Goals and goaltending changes came at a dizzying pace Saturday, a bizarre turn of events that raised as many questions as were answered after the Tampa Bay Lightning defeated the Chicago Blackhawks, 4-3, to tie the Stanley Cup Final at one game each.
First, Ben Bishop was in net for Tampa Bay and then he wasn't, leaving at 7:17 of the third period and again at 12:19 for reasons that remain unexplained. During rookie Andrei Vasilevskiy's first relief stint of 92 seconds, Lightning defenseman Jason Garrison's shot deflected off Chicago forward Andrew Desjardins and past Corey Crawford for what held up as the winning goal.
"It is strange," Lightning forward Ryan Callahan said with a smile, "but he came in and he showed that character and that poise."
Lightning Coach Jon Cooper declined to answer questions about Bishop, and a team spokesman said the goalie was getting treatment and no medical report had been released.
While his teammates learned about the changes through public address announcements at Amalie Arena, Vasilevskiy remained admirably calm. The 20-year-old Russian came in without warning to face a power play and overall stopped five shots in nine minutes and 13 seconds, preventing the Blackhawks from taking command of the Final before the series resumes Monday in Chicago.
"Every game I'm just ready and if Coach tells me to go in, I go in. That's it," said Vasilevskiy, chosen 19th by Tampa Bay in the 2012 entry draft.
"Nervous? Just maybe a little bit but after the first couple shots, I feel myself better. Every game I'm ready and I keep my head ready for the game and that's it."
According to the Elias Sports Bureau, Vasilevskiy became the first goalie to win his first career playoff game in relief in the Cup Final since 1928, when New York Rangers Coach Lester Patrick played goal and defeated the Montreal Maroons. He also became the first goalie to earn a Cup Final win in relief since Pittsburgh's Frank Pietrangelo on May 23, 1991, against the Minnesota North Stars.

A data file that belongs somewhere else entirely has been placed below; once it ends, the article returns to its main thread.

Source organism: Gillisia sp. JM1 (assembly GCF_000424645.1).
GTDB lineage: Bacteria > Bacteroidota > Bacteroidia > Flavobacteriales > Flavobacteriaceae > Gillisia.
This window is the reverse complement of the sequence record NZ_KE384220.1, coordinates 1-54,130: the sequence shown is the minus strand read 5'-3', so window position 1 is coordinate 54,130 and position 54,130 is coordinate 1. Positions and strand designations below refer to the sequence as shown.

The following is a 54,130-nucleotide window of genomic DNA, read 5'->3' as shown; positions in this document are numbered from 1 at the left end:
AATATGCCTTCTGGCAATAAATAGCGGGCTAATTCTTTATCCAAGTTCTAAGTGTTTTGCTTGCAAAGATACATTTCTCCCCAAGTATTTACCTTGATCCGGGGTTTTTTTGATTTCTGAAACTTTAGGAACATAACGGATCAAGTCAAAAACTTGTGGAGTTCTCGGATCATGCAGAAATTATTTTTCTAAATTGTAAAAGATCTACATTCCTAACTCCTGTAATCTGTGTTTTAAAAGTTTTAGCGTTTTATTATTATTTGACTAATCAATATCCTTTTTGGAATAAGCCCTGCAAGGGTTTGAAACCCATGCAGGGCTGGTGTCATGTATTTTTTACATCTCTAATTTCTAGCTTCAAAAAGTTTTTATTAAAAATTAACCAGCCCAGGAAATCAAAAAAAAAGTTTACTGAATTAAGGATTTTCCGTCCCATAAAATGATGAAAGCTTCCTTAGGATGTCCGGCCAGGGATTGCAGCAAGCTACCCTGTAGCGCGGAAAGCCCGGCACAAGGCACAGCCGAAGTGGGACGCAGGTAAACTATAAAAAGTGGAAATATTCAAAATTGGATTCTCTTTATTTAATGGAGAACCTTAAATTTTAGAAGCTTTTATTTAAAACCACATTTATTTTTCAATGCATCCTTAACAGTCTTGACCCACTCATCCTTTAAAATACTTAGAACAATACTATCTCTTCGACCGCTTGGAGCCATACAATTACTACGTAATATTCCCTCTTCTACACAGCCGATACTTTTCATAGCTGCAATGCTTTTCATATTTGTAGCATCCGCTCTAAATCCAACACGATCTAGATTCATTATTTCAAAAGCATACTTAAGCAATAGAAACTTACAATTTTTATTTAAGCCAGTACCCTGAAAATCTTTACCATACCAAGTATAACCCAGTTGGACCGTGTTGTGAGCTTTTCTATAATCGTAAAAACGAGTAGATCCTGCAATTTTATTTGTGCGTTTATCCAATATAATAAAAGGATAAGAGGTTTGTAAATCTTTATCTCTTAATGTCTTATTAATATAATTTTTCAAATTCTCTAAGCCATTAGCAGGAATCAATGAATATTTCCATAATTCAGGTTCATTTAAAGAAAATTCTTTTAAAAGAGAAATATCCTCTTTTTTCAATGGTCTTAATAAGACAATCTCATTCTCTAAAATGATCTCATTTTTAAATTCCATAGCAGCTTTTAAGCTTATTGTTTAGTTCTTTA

Lightning players and coaches probably didn't know that. But they knew he probably saved their season. "When Bish had to leave, there wasn't an ounce of stress on anybody on our bench, including myself," Cooper said. "The kid proved it when he went in. He was great."
It helped the Lightning that Crawford wasn't great at the other end. "Just OK," Coach Joel Quenneville said, condemning with faint praise.
Crawford agreed, lamenting the Nikita Kucherov goal that tied the game at 2-2 at 6:52 of the second period and the Tyler Johnson goal that gave Tampa Bay a 3-2 lead at 13:58 of the second period. Kucherov's goal was a redirection and Johnson's went off Crawford's back after he failed to poke-check the puck away from Johnson, who has a playoff-leading 13 goals.
"As a goalie, when you give up two goals that maybe shouldn't go in at this point of the season, it's pretty frustrating," Crawford said. "I felt good. I was seeing the puck well. Some funky plays that went in. I've just got to be better."
Tampa Bay scored the only goal of the first period, by Cedric Paquette through a screen, but Chicago took the lead on a rebound by Andrew Shaw and a power-play goal by Teuvo Teravainen. Kucherov tied it at 2-2 and Johnson — ending a five-game goal drought — put Tampa Bay ahead, 3-2.
The Blackhawks matched that on Brent Seabrook's long shot, with Marian Hossa appearing to impede Bishop by putting his stick on the goalie's pad. Two penalties in less than three minutes by Patrick Sharp set up Garrison's power-play winner at 8:49 of the third.
Teams that won Game 2 have gone on to win the Cup 56 of 75 times (74.7%) since the Final went to a best-of-seven format in 1939, including nine of the last 12 occasions. Vasilevskiy probably didn't know that either, but he knew he had to stop the puck and did it confidently. "I just feel myself happy," said Vasilevskiy, who had appeared in relief once against Montreal and once against the Rangers in the East final. "That's it. Our arena was unbelievable and I was just happy."